This is where we’re up against the status quo issue. Those four other people can be in a variety of places. They’ve got their own agendas, there’s office politics, there’s risk aversion, maybe past experience with the firm that you’re representing. You name it, there’s all these things that now a salesperson has to figure out.

And the reality is, if you added those four people over into that journey, you might see five total people in five totally different places. Or a couple people aligned and a couple people not aligned. All of a sudden, marketing says, “What’s going on with that lead I turned over to you? It seems like that’s taking forever.” or “Why haven’t we closed it?” And of course marketing says, well that lead I thought was a great lead isn’t such a great lead.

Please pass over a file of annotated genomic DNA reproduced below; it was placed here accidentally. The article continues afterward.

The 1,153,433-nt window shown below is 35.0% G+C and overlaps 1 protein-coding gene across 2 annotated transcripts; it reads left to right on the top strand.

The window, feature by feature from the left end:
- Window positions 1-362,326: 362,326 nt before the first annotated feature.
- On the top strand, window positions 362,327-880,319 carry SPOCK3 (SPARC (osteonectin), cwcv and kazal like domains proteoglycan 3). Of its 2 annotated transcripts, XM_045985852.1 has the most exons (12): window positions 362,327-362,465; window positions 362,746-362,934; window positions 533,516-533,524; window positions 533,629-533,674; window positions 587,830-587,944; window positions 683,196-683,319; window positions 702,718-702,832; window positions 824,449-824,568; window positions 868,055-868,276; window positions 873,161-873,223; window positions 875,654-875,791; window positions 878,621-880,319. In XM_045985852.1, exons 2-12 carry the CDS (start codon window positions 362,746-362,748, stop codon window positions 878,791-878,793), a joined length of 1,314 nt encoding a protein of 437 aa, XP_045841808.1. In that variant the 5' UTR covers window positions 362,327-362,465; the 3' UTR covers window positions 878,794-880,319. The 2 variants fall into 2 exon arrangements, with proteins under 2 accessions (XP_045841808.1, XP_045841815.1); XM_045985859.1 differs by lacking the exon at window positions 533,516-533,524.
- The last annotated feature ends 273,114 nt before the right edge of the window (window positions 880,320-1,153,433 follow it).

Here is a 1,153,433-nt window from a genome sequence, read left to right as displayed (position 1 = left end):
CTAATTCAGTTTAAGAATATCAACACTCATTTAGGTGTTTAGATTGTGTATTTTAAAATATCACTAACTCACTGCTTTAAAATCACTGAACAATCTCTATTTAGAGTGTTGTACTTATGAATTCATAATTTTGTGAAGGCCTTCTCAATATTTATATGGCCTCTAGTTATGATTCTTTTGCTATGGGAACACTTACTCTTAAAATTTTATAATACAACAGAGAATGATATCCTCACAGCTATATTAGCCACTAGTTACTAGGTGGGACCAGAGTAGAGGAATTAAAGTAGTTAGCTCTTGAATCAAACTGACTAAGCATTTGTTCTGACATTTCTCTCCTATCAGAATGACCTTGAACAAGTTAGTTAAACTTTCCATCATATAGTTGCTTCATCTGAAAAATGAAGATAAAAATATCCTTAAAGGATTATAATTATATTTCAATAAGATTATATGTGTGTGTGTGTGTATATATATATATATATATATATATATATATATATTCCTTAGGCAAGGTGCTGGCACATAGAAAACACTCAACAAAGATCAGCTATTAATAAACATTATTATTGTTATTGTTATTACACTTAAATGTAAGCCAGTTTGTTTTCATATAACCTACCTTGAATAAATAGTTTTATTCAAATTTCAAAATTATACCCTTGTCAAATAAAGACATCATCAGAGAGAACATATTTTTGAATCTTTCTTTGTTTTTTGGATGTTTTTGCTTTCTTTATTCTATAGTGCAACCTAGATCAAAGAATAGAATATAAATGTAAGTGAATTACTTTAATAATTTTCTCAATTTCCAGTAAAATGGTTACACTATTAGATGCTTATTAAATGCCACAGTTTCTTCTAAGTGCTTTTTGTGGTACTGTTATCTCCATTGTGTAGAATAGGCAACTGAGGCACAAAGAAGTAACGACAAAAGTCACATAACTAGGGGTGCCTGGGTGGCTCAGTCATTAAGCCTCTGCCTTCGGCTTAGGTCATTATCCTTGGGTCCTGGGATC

This is a reality in the B2B buyer’s journey. There are multiple influences on a decision. If we all put that in a frame of reference of how we support each other and work together, it would really help us figure out how to collaborate as sales and marketing leaders.

Stay tuned for part 2 and 3 of this edited transcript, coming soon. And be sure to watch the webinar with Rachel Rosin, Bill Golder, and Jay Hidalgo to learn how sales and marketing can go beyond basic alignment to complete integration.